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We know you Brits know EVERYTHING there is to know about Bonfire night, (or do you?) but what about the rest of you? We weren’t even sure we knew ourselves. So we thought we’d check it out.
It all started on the 5th November 1605. Guy Fawkes and ---- others were ready and waiting for the biggest explosion ever. The plan was to blow up the house of Lords, and with it King James I.
Why? In the 17th Century politics was seething with religious sectarianism. Every since Henry IIX had parted with the Catholic Church, Catholicism had been under fire. Catholic rebels were plotting though. The were determined to replace the protestant King with a Catholic head of state. And so there sat Guy Fawkes, guarding the gunpowder and waiting for the signal to ignite. But the government had got wind, and Fawkes was caught and arrested. Of the whole gang he was the only one who didn’t escape.
King James has survived the attempt on his life. And celebrate, fires were lit and celebrations held all over London. Soon after, the Observance of 5th November Act was passed, enforcing by law, an annual public day of thanksgiving.
In the following years, the celebrations spread throughout England. In 1607 Carlisle, Norwich and Nottingham all had big celebrations with music and military salutes. In that same year, Canterbury exploded 106 pounds of gunpowder as part of the celebrations.
The the 5th November became the most important State Celebration day in England. But it was also infused with anti-Catholic sentiment. Preachers used the occasion to rail against Papism and the dangers of Catholicism. Effigies, not just of Guy Fawkes but of the Pope were burnt on the bonfires.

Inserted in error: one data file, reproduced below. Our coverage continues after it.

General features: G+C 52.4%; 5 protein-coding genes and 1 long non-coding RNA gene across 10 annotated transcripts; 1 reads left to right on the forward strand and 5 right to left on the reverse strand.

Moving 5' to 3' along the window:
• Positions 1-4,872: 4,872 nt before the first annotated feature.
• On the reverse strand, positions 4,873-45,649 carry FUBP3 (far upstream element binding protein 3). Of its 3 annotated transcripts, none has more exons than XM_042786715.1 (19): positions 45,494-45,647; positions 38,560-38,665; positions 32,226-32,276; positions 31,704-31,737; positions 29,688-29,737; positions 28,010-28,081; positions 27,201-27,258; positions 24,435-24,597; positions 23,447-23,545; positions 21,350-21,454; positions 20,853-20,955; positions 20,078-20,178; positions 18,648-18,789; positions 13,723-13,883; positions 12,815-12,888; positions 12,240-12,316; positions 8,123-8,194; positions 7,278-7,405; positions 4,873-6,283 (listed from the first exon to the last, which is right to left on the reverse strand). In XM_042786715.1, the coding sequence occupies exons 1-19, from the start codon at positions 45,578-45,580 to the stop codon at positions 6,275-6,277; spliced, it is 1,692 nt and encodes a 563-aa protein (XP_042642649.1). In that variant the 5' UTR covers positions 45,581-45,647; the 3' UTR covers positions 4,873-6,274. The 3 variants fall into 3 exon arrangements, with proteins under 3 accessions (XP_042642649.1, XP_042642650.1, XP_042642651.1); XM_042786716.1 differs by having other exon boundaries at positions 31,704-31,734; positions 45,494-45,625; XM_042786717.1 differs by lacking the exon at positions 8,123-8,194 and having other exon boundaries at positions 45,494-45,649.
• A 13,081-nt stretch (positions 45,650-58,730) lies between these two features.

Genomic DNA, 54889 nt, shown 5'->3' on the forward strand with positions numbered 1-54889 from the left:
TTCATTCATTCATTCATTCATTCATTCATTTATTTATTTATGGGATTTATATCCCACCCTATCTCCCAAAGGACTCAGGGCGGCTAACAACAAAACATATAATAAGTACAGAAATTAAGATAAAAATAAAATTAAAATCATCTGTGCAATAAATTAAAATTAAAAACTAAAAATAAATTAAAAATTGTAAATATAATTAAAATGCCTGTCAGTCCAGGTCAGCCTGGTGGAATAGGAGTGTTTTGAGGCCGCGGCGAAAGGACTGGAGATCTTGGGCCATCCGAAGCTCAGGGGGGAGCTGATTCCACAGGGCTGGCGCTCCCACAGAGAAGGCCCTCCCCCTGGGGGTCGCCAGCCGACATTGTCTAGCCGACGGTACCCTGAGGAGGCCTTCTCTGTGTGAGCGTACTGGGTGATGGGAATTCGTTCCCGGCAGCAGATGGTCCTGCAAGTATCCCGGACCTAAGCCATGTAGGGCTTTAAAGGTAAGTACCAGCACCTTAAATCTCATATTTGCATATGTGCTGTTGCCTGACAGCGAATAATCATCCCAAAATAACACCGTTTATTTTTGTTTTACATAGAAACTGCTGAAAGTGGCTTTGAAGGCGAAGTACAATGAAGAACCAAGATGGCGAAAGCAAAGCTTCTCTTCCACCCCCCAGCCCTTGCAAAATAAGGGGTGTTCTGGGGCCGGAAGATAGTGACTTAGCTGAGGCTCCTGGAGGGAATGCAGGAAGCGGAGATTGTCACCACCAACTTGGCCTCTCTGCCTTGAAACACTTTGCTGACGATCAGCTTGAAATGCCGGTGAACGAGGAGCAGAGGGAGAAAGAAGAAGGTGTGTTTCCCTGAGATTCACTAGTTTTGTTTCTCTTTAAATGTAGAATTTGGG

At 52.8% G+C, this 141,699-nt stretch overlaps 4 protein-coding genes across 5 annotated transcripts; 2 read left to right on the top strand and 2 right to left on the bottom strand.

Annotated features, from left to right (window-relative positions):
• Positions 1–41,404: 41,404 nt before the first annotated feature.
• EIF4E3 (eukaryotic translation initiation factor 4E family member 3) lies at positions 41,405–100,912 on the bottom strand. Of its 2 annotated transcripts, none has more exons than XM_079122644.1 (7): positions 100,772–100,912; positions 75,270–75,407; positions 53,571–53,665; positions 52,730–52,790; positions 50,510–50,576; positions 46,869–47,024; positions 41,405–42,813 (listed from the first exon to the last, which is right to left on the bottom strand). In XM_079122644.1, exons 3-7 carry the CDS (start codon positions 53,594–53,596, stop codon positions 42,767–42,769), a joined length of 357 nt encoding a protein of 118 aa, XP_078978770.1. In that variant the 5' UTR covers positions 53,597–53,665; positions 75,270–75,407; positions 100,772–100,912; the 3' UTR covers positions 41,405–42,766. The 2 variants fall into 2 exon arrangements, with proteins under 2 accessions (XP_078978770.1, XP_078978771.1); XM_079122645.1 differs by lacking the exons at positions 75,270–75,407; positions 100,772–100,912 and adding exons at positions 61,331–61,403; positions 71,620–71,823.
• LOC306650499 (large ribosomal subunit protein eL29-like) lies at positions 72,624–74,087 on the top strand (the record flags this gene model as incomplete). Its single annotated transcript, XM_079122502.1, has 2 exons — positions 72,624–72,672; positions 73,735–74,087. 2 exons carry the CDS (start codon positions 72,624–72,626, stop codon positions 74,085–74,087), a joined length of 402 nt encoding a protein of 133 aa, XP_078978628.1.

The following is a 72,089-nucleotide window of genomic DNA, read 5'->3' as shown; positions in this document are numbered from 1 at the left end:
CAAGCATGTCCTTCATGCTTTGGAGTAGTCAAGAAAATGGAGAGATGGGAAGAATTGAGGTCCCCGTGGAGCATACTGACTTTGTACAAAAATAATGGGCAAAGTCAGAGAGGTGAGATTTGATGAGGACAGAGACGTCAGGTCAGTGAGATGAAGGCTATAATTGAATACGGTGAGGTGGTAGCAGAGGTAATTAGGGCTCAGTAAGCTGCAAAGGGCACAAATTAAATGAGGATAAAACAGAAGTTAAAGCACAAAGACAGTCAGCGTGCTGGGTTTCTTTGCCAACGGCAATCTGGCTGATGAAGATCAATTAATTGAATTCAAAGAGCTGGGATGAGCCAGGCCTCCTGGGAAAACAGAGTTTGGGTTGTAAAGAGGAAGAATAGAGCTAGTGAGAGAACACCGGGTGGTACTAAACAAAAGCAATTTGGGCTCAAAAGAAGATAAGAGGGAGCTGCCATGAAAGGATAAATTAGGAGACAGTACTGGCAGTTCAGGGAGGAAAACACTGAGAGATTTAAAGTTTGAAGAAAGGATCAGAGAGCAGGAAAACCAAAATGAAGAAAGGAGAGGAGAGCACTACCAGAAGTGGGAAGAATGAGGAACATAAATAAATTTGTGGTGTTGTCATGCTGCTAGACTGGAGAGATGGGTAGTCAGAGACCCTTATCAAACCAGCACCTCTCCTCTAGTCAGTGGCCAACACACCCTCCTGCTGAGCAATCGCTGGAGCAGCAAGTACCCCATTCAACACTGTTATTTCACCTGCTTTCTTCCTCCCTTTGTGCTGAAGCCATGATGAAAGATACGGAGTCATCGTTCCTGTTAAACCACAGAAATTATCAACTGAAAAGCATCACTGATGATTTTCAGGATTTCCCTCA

The anti-Catholic element of Bonfire night waxed and waned throughout the 18th Century. During the 19th Century, the government became concerned that the violence against Catholicism was getting out of hand. In 1859 the government decided to repeat the Observance Act to try and diffuse the violence. Gradually, the 5th November became less and less sectarian (in England at least). And by the turn of the 20th Century, the day had become a social event with little political meaning.
Some historians have suggested that the 5th November was a Protestant commandeering of ancient Pagan celebrations and rituals connected with Autumn. A lot of the traditions. they say, are borrowed from the older tradition of Samhain and Halloween. But others have pointed out the day is specifically about the Gunpowder plot and the attempt to blow up the King and the House of Lords.
We may have largely lost sight of the origins of Bonfire Night, but it’s still an important tradition. Health and Safety rules have changed the way we celebrate. But we still turn out each year, to oo and ahh at the fireworks, eat bonfire toffee and stand around fires. What will you be doing tonight?